Green vs Red Laser Level: What’s the Difference?
Laser levels come with either green or red beams for increased visibility. These beams help you get the most accurate results in a way that is easy, efficient, and convenient. But what color beam should you get? Many people assume that color options don’t offer much difference in performance, but this is far from true.
To find out exactly how green laser levels and red laser levels differ, read on. This comparison article covers both beam colors extensively and provides you with advice on how to choose between the two. Let’s get to it.
Overview of Green Laser Levels
Although red laser levels are more popular than their green counterpart, green laser levels are easier to use, have an increased range, and are more powerful. This, in part, means that green laser levels include more details, are more expensive.
When talking about either level’s visibility, you’re going to have to think back to your high school science class. The color green sits right in the middle of the spectrum of visible light. Even if you don’t remember what this means, that’s okay. You just need to know that this makes the color green the easiest to see to the human eye.
As a result, a green laser level is easier to see than the red, which falls to one end of the visible light spectrum instead of the middle. Since the color green is easier to see, it has clearer edges and further visibility. For example, the color green has a wavelength interval of 560 to 520 nm and a frequency interval of 540 to 580 THz.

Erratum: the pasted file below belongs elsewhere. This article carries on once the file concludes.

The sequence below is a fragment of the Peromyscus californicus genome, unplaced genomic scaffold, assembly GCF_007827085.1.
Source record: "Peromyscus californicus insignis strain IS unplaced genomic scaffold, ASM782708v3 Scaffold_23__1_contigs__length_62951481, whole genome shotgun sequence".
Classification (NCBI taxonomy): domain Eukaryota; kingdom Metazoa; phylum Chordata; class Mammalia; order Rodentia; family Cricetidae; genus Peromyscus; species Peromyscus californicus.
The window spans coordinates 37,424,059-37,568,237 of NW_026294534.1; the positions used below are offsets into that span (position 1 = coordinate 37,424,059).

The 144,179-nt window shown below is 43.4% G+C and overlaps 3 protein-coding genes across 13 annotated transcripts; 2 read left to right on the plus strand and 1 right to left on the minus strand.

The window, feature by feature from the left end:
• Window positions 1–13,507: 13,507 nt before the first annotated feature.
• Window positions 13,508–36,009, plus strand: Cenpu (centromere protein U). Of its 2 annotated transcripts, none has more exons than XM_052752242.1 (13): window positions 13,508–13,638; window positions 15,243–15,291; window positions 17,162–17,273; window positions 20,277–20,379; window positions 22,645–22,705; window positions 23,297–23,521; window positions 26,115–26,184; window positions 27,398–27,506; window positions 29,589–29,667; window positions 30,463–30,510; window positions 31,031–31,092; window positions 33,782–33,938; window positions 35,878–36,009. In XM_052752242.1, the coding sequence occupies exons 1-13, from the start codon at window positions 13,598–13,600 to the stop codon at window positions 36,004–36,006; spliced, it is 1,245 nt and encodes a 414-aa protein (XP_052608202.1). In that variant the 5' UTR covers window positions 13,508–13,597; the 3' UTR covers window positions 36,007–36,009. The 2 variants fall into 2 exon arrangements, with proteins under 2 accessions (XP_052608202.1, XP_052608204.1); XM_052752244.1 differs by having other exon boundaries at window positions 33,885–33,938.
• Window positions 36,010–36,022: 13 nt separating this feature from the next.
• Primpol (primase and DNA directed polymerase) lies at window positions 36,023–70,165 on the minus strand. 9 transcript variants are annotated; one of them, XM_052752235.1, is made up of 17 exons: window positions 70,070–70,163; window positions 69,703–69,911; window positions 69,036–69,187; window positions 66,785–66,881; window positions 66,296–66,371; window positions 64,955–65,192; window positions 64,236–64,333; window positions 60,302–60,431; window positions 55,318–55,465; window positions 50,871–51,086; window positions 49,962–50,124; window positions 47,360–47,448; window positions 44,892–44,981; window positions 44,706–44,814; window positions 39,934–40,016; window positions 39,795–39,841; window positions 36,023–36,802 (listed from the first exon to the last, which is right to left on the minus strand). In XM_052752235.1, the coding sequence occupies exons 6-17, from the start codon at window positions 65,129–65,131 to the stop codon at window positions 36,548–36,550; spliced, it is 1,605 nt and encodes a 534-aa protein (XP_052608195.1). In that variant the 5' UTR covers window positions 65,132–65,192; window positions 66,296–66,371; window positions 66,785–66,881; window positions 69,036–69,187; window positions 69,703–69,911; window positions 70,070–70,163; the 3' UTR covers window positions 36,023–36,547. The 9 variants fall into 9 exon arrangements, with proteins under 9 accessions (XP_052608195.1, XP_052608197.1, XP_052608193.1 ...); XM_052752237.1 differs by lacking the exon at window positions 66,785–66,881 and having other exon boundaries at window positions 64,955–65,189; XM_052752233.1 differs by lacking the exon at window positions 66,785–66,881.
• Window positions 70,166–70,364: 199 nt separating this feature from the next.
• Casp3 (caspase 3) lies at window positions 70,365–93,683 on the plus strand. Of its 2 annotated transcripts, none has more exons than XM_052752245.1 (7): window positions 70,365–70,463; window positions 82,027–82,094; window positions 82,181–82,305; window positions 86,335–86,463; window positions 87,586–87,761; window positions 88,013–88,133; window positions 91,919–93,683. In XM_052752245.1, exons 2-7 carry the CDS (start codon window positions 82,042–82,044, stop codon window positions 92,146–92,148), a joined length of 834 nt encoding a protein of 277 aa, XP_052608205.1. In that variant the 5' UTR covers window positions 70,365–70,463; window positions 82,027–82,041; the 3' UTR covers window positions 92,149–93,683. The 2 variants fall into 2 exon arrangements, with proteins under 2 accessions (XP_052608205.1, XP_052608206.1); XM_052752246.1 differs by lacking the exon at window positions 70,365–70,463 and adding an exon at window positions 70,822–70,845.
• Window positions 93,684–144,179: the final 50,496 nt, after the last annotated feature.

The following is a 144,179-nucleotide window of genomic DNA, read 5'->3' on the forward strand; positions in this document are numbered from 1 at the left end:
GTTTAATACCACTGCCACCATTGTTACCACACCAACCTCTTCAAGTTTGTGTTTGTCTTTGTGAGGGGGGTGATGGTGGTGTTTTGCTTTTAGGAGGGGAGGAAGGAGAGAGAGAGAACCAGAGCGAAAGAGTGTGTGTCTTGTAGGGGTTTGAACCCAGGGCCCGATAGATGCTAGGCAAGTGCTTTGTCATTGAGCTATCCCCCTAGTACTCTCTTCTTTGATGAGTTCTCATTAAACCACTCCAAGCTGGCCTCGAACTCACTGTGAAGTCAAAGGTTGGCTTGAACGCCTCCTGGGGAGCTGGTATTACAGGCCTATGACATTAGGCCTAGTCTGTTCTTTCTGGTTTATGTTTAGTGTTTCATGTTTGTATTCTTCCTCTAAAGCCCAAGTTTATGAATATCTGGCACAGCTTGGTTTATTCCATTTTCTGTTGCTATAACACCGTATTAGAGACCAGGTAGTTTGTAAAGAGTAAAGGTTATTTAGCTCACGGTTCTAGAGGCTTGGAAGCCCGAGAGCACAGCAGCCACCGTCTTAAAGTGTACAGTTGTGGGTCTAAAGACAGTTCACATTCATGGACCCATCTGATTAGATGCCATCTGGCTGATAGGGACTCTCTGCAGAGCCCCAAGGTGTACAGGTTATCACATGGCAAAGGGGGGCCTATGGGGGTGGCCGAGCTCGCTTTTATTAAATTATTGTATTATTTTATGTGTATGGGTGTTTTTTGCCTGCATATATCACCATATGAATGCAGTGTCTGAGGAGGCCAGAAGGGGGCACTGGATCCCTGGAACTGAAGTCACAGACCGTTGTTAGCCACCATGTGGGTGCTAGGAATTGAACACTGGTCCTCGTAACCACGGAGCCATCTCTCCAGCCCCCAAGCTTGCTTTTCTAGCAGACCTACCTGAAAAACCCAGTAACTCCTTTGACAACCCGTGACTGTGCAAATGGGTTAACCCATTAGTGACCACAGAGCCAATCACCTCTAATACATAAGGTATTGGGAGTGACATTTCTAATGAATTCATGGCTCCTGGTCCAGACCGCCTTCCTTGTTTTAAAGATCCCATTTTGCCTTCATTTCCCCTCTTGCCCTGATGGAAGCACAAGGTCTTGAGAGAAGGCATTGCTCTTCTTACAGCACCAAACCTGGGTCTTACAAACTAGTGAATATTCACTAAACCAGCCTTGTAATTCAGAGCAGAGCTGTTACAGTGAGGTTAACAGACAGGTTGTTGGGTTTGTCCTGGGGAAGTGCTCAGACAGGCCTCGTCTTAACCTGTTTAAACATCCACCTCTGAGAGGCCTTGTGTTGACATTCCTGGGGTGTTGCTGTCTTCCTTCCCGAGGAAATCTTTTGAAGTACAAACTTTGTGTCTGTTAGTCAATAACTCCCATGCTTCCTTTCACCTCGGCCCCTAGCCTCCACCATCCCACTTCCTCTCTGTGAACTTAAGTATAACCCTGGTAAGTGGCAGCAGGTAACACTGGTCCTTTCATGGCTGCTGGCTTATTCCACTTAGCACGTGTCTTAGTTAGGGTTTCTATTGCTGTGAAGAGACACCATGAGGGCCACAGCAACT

If you are an average person, those numbers probably mean nothing to you. To put it simply: these levels mean that it provides four times as much light as a red level.
When working indoors, green laser levels will have a visibility range of 50 to 60 feet. Even more impressively, green laser levels can be used when working beyond 60 feet outdoors. All in all, green laser levels have superior visibility and viewing range.
Since green laser levels are so powerful, they have more parts than a red laser level. For example, green laser levels will have an 808 diode, a frequency doubling crystal, and more. As a result, green laser levels take more parts, time, and money to build than a red laser level.
Due to the increased parts, green laser levels are more expensive than red ones. This is why most lasers have red lights, not green ones. They are more expensive to make and require more time, as well. In fact, green laser levels are between 20% and 25% more expensive than red ones. This makes them less economical than red laser levels.
Once again, the extreme power of a green laser level comes with another downfall. Their battery life span is much shorter than the red counterparts. Whenever the battery starts to die, the visibility of the laser will be affected as well.
The green laser level is best for people who need maximum visibility. For example, when working outdoors, the green laser level is clearly the winner. And now the green laser level is very common, and the red laser level has been gradually forgotten by the market. Although the visibility of the green laser is 4 times that of the red laser level, it is best to use a receiver with a receiver to work normally outdoors when using strong light outdoors.